Biotech Strategy Blog

Commentary on Science, Innovation & New Products with a focus on Oncology, Hematology & Cancer Immunotherapy

Posts tagged ‘Dr Maha Hussain’

This is part 2 of my interview with Dr Maha Hussain, Professor of Medical Oncology at the University of Michigan.  You can read part 1 about cabozantinib and pain here.

Cabozantinib-Prostate-Cancer-Bone-Effect

At the 2011 ASCO annual meeting, Dr Hussain presented data from a non-randomized phase 2 trial with cabozantinib that showed dramatic improvements in bone scans before and after treatment.

Bones are living tissues that are constantly being remade, a dynamic process that involves formation of new bone and taking up of old bone, a process known as bone resorption.  Cancer cells can interfere with bone remodeling, resulting in increased new bone formation (osteoblastic response) or excessive bone resorption (osteoclastic response).

Bone scans involve the injection of radioactive tracers such as technetium-99m-MDP. In simple terms, the radioactive material detects bone turnover and areas of high bone metabolism.  These show up as darker “hot spots” where the tracers accumulate.

Bone scans have poor specificity because tumors, fractures and infection all lead to hot spots. Also, not all tumors or lesions are detected by a bone scan.  Bone scans have a sensitivity of around 62-89%.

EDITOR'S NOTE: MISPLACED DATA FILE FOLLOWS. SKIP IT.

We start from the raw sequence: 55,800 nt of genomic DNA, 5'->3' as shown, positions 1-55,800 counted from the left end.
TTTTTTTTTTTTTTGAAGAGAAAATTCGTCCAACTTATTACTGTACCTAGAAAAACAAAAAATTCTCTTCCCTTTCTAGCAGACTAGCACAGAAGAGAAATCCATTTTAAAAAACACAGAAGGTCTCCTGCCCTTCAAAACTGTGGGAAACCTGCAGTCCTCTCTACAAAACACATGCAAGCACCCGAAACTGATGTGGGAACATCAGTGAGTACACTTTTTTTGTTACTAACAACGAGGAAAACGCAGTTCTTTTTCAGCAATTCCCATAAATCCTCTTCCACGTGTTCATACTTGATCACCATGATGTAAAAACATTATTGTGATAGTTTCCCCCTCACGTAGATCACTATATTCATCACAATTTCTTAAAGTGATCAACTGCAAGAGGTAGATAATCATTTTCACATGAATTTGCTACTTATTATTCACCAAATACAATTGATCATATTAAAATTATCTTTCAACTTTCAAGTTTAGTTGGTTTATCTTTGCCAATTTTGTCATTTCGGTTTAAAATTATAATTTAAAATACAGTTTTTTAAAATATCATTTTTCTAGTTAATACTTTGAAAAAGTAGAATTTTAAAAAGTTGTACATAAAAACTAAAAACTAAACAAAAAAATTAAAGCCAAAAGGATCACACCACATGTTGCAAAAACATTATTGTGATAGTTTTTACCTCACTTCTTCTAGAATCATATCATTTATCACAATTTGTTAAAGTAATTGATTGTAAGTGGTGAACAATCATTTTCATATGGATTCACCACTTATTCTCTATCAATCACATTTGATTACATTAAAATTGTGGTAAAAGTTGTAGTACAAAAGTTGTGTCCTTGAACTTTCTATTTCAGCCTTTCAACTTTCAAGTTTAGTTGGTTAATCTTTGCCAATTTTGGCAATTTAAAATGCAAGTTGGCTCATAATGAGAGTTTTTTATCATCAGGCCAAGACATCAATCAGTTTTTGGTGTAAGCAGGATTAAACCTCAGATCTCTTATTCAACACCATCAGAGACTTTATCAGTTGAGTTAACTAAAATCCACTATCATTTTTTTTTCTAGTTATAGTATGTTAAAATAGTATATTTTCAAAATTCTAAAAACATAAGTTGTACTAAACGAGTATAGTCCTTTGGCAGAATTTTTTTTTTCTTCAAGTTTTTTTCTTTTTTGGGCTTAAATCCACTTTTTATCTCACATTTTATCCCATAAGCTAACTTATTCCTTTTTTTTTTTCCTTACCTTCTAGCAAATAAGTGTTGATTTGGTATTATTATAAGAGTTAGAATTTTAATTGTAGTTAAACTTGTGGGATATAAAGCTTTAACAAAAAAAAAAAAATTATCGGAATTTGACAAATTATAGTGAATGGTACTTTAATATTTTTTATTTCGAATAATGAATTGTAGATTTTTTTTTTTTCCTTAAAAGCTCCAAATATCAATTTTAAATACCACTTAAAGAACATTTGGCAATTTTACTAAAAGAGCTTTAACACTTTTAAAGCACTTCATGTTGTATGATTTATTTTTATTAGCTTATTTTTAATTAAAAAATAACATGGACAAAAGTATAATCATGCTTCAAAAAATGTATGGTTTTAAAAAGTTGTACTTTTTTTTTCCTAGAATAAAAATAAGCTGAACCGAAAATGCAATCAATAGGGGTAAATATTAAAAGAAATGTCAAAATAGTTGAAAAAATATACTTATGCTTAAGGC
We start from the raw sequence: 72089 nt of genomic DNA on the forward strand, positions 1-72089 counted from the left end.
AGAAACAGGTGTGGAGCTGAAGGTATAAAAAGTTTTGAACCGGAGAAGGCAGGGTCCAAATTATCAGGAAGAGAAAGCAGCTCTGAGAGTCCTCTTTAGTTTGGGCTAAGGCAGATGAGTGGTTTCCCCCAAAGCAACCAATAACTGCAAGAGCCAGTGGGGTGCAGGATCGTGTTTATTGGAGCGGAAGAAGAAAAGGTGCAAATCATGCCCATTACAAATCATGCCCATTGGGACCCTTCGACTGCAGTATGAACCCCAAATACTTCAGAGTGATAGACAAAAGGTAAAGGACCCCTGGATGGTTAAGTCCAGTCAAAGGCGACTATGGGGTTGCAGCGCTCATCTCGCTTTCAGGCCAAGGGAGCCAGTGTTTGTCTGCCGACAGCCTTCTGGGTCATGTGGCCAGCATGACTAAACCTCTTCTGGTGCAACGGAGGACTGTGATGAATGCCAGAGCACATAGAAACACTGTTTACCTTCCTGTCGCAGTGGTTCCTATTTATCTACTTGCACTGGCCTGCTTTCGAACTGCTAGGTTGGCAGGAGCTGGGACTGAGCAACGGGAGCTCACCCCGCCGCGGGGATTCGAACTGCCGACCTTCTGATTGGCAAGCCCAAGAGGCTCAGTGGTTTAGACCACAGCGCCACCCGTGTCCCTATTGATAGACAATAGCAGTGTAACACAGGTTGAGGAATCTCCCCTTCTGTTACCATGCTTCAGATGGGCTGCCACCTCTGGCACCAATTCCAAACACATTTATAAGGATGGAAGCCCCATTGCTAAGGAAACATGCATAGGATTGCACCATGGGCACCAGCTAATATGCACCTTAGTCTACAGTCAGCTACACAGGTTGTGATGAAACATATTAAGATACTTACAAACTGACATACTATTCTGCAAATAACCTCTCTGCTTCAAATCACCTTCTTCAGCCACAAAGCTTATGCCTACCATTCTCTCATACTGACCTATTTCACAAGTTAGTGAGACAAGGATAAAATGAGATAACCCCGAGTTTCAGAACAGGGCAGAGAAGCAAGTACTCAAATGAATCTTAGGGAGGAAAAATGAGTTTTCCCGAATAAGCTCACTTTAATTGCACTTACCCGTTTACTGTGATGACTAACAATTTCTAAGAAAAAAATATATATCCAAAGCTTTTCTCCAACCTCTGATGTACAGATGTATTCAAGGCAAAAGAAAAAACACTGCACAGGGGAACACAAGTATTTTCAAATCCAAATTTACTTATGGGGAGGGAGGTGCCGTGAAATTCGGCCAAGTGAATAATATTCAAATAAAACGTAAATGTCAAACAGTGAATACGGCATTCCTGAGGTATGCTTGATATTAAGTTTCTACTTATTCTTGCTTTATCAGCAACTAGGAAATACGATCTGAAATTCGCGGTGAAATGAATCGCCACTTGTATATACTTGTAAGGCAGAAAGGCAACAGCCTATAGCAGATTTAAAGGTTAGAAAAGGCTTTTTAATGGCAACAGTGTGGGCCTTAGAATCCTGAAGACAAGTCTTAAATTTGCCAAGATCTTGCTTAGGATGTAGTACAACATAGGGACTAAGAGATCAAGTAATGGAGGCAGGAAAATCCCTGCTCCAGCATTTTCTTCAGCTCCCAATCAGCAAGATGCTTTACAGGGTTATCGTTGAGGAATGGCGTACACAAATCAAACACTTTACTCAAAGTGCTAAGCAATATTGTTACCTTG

At the 2011 Society for Translational Oncology Prostate Cancer Symposium, Professor Johann de Bono (The Institute for Cancer Research) noted that bone scans do not accurately reflect the activity of the disease in men with prostate cancer.

This raises the question as to what we should conclude from the bone scans seen with cabozantinib.  I put this question to Professor Hussain.

BSB: What is the significance of the bone scans that we see and what should we interpret from them given that bone scans don’t accurately reflect the disease?

Dr Hussain: I will refer you back to my presentation at ASCO originally and my recent AACR presentation.

I have specifically put a slide (together) to address, is what we are seeing a fluke, a function of a technique issue because you are targeting the osteoblasts?  Consequently if you inhibit osteoblastic function, you are not going to see much changes on the scan, or is there more too it?

Dr-Maha-Hussain-ASCO-2011-Cabozantinib-Presentation

The specific slide actually puts in columns the (percentage of) patients who had a partial or a complete resolution on the bone scan, versus those who had stable or progressive disease, and then matches it with other evidence of an anti-tumor effect as in target lesion regressions, progression free survival at I think the 6 month mark if I recall correctly, as in the pain improvement, narcotic use.

Recognizing that by the way the pain and narcotic use, both of these were post-hoc assessments that were done.  Once we saw the observation, the sponsor went back and began asking all the investigators to record these things.  Clearly, the ALK phosph going down, the bone turnover markers going down.

The short audio clip below expands on Dr Hussain’s viewpoint about cabozantinib and bone. Click here if you can’t see the SoundCloud audio player.